U.S. Catholic magazine interviewed psychologist Robert Wicks, who has spent his life counseling people whose work has taken them into the valley of the shadow: relief workers evacuated from the Rwandan genocide, doctors and nurses who treat returning U.S. veterans with catastrophic injuries. But much of what Wicks had to say also applies to moms and dads trying to cope with the incessant demands of daily life in a family.
What about people who are just overwhelmed by the demands of daily life? People, say, with kids, jobs, and in-law drama. How would you invite them to find a little more enjoyment in their lives?
My classic two words are “Lean back.” Find the crumbs of alone time that are already in your schedule. People think, “I’m just so busy, there’s no time.” Excuse me. That’s not true. I think it was Stephen Covey who said, “Don’t just simply prioritize your schedule, schedule your priorities.”
The priority, for me, is some periods of silence, solitude, and being wrapped in gratitude to center ourselves so we’re not running through our lives and thinking that running is necessary. Where would you find the time? Get up a little earlier. Maybe it’s in the shower, maybe after the kids leave, maybe on your drive to work.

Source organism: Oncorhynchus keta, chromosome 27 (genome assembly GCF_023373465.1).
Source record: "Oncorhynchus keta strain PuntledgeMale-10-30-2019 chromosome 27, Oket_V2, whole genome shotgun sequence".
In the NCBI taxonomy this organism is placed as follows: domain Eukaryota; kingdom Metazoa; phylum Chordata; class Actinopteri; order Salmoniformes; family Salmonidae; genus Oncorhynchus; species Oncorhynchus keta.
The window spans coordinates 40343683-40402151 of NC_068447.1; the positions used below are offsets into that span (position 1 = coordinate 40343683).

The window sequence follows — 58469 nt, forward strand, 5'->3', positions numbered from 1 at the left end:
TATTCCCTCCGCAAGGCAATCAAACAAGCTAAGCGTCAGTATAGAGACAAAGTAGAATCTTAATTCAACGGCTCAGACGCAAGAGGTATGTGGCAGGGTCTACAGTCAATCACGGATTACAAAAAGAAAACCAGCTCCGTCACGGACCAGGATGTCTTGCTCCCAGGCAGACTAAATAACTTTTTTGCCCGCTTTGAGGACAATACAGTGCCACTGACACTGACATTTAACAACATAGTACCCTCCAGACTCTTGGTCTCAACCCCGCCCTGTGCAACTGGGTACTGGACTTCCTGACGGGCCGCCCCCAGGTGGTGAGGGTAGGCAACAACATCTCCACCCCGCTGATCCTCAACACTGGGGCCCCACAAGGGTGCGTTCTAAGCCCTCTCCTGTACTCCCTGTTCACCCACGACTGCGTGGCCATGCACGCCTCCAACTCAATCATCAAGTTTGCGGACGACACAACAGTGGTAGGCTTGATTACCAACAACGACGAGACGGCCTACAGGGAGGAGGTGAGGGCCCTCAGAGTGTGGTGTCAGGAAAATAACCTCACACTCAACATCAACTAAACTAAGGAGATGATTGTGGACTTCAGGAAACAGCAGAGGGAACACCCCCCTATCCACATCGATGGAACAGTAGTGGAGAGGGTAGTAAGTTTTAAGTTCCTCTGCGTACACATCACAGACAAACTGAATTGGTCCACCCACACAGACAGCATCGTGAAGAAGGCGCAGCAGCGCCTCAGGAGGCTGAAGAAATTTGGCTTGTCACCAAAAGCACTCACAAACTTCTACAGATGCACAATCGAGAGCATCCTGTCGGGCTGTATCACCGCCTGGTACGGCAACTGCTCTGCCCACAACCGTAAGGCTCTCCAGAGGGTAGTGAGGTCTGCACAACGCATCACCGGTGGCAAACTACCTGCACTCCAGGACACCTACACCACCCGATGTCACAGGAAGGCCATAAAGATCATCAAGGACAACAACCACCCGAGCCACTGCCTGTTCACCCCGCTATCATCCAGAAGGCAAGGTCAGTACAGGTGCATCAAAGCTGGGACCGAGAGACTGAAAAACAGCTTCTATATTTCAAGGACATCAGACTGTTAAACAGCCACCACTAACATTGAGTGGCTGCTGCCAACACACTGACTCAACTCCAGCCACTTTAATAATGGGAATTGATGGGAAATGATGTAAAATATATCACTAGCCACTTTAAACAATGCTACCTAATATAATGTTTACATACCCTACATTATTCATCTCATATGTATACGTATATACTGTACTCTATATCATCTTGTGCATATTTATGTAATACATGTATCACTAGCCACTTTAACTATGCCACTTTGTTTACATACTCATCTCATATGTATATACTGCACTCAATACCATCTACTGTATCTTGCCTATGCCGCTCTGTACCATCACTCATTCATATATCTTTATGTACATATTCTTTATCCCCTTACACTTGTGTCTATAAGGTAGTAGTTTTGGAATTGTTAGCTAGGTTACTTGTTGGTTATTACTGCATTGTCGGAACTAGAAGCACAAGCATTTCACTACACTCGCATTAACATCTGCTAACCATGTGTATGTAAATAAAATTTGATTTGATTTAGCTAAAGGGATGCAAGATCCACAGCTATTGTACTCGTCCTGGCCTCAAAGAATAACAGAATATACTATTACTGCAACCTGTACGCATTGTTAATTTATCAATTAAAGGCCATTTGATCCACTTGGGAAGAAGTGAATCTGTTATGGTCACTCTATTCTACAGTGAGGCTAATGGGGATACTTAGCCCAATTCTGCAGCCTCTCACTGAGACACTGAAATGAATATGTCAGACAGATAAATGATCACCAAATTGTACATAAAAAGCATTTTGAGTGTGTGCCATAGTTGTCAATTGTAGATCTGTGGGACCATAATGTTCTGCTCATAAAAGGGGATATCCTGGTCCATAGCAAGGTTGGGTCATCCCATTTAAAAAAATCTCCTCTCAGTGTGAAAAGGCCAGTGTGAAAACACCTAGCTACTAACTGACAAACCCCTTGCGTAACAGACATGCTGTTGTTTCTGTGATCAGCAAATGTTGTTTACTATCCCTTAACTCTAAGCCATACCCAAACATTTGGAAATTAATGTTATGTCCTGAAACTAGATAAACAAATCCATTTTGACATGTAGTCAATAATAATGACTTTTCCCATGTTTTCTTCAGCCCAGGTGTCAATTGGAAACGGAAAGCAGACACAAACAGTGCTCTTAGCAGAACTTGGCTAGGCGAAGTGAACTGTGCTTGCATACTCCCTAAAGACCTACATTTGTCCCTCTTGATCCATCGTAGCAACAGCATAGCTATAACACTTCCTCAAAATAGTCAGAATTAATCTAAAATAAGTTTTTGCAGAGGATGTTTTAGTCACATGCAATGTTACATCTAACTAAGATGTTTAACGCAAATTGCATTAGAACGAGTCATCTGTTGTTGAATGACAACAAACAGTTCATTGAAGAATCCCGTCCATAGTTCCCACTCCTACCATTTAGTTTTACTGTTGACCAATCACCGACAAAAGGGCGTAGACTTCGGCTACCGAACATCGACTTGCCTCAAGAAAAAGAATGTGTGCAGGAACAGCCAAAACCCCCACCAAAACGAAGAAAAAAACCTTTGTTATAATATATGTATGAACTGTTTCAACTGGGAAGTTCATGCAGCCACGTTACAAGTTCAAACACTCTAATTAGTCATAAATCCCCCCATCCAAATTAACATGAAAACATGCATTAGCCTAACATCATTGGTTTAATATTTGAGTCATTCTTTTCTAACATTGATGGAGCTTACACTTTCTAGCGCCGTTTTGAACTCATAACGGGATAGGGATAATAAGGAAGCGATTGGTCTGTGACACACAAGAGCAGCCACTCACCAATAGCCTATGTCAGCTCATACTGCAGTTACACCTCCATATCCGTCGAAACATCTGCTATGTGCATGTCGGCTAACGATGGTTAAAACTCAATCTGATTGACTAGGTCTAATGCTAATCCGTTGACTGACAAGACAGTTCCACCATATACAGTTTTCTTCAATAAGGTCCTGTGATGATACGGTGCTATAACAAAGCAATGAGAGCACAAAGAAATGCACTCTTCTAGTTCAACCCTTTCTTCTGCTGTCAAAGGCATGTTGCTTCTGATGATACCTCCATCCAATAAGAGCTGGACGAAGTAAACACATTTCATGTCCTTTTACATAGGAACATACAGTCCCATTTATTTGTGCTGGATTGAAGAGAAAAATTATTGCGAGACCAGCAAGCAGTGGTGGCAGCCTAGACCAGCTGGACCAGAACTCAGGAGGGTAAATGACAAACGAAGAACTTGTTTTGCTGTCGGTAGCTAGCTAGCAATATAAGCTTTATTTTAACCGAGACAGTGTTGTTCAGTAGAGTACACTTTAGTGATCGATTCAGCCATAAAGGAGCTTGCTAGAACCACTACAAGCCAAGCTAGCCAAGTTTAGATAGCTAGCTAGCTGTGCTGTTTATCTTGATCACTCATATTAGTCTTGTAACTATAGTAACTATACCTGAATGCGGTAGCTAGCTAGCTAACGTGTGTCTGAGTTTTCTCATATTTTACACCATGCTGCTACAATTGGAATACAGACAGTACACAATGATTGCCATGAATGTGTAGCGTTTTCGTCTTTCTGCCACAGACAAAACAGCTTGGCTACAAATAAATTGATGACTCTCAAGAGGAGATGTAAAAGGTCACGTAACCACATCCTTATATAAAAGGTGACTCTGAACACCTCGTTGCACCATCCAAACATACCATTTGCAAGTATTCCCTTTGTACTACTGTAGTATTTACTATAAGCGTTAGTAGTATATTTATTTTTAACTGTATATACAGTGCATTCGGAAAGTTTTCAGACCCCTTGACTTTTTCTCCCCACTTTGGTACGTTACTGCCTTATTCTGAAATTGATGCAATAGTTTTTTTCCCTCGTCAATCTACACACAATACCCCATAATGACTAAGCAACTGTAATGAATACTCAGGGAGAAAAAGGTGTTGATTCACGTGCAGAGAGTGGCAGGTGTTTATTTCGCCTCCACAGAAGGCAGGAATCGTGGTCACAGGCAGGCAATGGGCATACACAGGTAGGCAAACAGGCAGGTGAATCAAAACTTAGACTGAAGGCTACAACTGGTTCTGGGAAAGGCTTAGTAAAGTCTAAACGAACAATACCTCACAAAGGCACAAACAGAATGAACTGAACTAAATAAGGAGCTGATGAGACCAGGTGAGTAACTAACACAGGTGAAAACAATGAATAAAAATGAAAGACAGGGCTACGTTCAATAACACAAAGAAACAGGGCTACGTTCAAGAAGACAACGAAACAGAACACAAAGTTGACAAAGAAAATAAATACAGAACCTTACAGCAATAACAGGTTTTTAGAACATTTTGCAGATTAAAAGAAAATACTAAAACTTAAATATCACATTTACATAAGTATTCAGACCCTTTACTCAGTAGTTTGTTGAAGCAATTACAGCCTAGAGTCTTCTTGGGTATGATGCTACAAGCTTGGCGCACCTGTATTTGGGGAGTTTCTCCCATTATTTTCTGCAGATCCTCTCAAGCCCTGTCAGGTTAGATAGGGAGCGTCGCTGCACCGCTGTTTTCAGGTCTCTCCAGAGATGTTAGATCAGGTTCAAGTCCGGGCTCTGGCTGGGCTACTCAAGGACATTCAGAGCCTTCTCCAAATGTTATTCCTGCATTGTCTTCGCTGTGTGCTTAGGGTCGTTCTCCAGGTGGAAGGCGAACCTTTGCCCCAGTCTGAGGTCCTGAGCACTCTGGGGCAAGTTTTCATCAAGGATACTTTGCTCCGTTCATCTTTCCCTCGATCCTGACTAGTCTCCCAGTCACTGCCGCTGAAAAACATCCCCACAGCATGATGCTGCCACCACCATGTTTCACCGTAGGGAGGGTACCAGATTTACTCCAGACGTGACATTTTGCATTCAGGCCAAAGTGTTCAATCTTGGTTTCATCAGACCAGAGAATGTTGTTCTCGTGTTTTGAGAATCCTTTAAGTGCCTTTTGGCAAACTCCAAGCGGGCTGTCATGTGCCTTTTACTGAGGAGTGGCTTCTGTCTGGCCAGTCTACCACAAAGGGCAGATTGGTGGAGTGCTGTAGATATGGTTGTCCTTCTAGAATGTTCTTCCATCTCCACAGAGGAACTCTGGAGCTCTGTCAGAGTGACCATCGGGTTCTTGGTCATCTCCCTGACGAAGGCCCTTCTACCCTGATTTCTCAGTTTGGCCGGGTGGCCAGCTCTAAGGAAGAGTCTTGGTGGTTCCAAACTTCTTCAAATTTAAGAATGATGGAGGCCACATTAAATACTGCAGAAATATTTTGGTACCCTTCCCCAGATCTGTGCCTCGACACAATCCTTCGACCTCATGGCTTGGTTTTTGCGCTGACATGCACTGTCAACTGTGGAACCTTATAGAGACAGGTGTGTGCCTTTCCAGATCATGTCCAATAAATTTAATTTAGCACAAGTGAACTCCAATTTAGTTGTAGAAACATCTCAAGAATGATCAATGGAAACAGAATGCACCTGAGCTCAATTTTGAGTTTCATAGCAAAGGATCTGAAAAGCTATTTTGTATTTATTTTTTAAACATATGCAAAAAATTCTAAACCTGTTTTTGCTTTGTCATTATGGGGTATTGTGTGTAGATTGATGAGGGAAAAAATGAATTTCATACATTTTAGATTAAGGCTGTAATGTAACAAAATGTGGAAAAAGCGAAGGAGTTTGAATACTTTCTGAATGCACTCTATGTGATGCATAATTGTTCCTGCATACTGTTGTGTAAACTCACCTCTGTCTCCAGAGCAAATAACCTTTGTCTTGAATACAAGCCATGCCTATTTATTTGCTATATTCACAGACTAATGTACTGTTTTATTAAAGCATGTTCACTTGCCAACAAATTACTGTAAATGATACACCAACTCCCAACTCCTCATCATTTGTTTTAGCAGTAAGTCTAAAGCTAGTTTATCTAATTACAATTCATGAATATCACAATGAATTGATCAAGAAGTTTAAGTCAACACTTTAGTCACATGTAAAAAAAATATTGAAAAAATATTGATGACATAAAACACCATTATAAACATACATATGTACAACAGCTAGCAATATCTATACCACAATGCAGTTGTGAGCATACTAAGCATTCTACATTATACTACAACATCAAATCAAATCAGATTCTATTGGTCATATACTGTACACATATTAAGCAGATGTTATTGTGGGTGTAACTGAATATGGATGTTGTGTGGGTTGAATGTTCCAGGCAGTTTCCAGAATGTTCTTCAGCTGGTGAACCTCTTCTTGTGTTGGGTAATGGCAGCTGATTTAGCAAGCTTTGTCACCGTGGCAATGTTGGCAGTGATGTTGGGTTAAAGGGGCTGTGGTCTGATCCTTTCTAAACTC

Rather than simply seeing these crumbs of time as interruptions or waiting time, take those moments. When we take those moments and we take a breath, we begin to see that life need not be just all this racing. I do a lot of things during the day, but I don’t feel myself racing. I feel myself active but not busy. That’s because I use those moments.
I also ask people to lean back and see the moments when they feel totally free. It could be when we’re having a cup of tea, doing a hobby, or flowing with something at work. You finish something and think, “Holy cow, look at the time.” Why? Because we were flowing with the activity.
Find the periods of silence and solitude, and find what you’re flowing with and what gives you joy, and recognize that your presence in all these things can make a big difference. People can then feel a sense of peace themselves. …continued next week
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